Parts of a word and the principal word: There is a reason why each part of a word should be separate, even as we find in the case of the principal word; because it is a law of life that all action is performed for the sake of something else; and it is necessary to remember this, because the idea of action is not always clearly understood. The text is so arranged, that each part of a word has a bearing on the idea of the principal word, and can be explained in its light; and it is in this manner that the whole text has been integrated.

Forces of nature and parts of words: But the idea of the great forces of Nature, in their relation to their objects, does not correspond to that of the parts of words, because the direction in regard to the latter is of a subsidiary character, whereas that in respect of the forces of Nature is a special one.

Theory of parts of words: There is a theory in connection with the parts of words, explaining how and why they are brought together, as well as the distinction between them. When we understand this, we shall understand the distinction between the different kinds of actions that has been made by means of them, as also their connection with the principal word, which will enable us to understand the rest of the text.

This theory, as has already been explained, is that a great action is divisible into a number of parts, each of which is denoted by a part of a word. Ordinarily each part of an action is described by means of one or more words; but in this system each letter or syllable does duty for a whole word or even a number of words. It is, therefore, a simpler and briefer way of describing an action.

Now the question is what is the connection of the parts of a word with the principal word in the text? It is obvious that the parts of a word must be connected with one another, because they represent parts of an action, which are connected together in accordance with the law of life. The Mimansa says that the parts of a word are also connected with the principal word, with the exception of cases where we are dealing with the great forces of Nature in their relation to their objects; for these are major ideas, and so the words describing them are complete in themselves, without reference to the principal word in the text.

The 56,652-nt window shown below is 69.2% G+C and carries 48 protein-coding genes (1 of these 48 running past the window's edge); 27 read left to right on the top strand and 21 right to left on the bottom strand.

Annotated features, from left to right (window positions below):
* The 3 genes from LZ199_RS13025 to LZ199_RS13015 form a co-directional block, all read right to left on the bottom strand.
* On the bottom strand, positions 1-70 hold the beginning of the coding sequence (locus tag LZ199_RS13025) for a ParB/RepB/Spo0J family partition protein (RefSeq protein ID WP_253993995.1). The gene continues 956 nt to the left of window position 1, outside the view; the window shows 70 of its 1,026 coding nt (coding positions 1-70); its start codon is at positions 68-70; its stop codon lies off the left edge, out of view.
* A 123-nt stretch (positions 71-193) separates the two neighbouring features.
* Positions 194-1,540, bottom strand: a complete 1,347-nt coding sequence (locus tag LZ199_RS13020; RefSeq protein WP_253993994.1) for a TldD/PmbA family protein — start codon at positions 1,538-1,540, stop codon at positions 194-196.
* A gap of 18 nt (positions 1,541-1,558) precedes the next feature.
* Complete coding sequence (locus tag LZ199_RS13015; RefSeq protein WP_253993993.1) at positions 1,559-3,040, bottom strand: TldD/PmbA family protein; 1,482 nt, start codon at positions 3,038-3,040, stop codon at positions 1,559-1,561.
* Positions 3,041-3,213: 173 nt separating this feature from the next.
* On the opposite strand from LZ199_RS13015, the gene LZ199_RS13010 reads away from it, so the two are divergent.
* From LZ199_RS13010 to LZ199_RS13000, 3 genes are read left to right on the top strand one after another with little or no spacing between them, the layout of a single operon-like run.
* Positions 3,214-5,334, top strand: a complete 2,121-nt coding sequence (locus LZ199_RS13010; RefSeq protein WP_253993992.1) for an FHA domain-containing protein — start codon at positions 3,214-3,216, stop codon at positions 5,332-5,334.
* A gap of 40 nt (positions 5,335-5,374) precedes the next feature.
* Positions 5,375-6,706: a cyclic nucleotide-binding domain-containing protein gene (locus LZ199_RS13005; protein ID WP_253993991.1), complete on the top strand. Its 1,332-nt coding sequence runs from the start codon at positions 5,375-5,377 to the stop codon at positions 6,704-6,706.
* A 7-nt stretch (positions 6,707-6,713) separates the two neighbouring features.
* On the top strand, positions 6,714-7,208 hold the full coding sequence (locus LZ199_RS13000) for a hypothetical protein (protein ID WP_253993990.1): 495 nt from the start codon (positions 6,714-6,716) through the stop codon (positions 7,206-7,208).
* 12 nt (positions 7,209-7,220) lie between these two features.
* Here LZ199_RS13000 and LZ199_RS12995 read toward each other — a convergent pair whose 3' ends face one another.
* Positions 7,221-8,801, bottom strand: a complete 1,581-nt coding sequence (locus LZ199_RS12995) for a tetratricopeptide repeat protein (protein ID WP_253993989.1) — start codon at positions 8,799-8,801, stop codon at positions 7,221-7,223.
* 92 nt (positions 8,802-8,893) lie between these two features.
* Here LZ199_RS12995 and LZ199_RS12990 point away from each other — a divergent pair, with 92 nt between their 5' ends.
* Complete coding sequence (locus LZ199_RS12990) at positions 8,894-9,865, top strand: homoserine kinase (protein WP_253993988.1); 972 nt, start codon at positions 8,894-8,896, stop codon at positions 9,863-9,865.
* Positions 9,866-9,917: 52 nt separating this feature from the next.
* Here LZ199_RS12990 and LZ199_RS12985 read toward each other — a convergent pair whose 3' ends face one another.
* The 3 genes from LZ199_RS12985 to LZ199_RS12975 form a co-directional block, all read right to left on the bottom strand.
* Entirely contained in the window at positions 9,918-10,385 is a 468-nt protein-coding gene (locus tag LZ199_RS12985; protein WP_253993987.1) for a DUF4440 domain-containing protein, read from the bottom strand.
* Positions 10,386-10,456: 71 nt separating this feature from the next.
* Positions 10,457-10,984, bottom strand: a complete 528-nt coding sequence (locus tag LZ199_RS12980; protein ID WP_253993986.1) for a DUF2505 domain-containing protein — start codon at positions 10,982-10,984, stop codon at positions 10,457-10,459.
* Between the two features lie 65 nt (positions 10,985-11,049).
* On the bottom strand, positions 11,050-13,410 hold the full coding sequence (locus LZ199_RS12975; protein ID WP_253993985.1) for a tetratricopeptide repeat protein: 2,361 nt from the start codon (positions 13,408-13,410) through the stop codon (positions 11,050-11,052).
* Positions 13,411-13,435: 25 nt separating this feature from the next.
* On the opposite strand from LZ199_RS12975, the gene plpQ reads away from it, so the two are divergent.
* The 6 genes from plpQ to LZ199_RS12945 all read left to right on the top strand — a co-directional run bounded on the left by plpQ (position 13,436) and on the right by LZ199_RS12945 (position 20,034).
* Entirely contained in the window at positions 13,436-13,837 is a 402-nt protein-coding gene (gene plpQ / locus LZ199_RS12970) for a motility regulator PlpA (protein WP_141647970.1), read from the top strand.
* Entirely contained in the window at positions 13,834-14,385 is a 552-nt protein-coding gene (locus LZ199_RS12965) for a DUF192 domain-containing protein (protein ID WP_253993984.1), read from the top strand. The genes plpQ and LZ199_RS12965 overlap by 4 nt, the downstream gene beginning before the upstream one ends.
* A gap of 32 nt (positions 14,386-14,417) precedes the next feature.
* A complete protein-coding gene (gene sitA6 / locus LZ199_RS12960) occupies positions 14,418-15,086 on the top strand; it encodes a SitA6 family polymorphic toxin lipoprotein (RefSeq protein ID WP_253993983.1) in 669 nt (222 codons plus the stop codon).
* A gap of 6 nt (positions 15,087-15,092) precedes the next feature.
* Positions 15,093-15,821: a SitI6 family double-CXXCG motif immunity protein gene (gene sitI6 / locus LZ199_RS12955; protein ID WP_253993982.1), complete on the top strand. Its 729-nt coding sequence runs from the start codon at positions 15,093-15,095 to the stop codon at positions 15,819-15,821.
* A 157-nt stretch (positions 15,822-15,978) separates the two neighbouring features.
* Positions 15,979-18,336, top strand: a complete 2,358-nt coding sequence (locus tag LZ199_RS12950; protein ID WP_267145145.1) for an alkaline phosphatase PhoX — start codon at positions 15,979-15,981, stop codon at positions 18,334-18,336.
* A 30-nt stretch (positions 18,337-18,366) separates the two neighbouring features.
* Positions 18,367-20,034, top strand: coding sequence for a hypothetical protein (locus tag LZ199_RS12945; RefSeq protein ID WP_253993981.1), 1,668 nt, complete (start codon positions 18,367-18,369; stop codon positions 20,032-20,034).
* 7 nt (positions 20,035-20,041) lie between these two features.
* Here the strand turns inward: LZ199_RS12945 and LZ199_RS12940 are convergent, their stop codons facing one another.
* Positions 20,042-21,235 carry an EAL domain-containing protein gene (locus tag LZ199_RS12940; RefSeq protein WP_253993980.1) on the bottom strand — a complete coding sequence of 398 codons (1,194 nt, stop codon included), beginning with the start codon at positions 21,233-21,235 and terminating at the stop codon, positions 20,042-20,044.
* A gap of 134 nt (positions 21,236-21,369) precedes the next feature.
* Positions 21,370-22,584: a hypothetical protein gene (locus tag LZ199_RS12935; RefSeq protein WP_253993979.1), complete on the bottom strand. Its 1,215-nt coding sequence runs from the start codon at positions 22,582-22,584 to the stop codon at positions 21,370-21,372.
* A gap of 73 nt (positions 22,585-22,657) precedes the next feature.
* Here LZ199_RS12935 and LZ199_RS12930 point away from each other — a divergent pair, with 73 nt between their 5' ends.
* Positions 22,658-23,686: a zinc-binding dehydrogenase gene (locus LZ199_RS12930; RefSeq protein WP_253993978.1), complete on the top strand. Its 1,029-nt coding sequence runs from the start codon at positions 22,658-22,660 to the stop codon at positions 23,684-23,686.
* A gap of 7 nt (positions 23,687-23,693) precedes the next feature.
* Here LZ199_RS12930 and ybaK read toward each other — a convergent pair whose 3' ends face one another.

Illustrations: In words like ishti, rajasuya, and chaturmasya, as they are characterized by unity of action we should find the characteristic features of their parts. We cannot, however, say that the difference in the idea of action, as expressed by them, arises from the difference of Time, because they are conceived as parts of a whole, and we can distinguish between them as we can in the case of animals. They refer to different states of action; and, as they have been formed in accordance with the theory (referred to above), we should know what they mean from the parts of which they are composed. It is in this manner that we can understand other meanings too; and find them in the parts of words.

We have explained that the meaning of the word ishti can be obtained by dividing it into ish, t, i,"(ish, to desire) desire, associated with () the senses of knowledge and (i) the mind". Similarly, rajasuya r, a, ja, s, u, ya would mean "(t) the senses of action (a) associated with (ja) what is produced by (s) the mind (a) woven with (ya) the intellect". It refers, therefore, to the function of the intellect and the mind, in association with the senses of action; and that is the idea of rajasuya as a sacrifice. In the same manner chatur-masya, chatur, m, a, s, ya would mean (chatur) skill associated with (m) the senses of knowledge (a) associated with (s) the mind and (ya) the intellect". It means, therefore, skill in action, where the intellect, mind, and the senses play their part.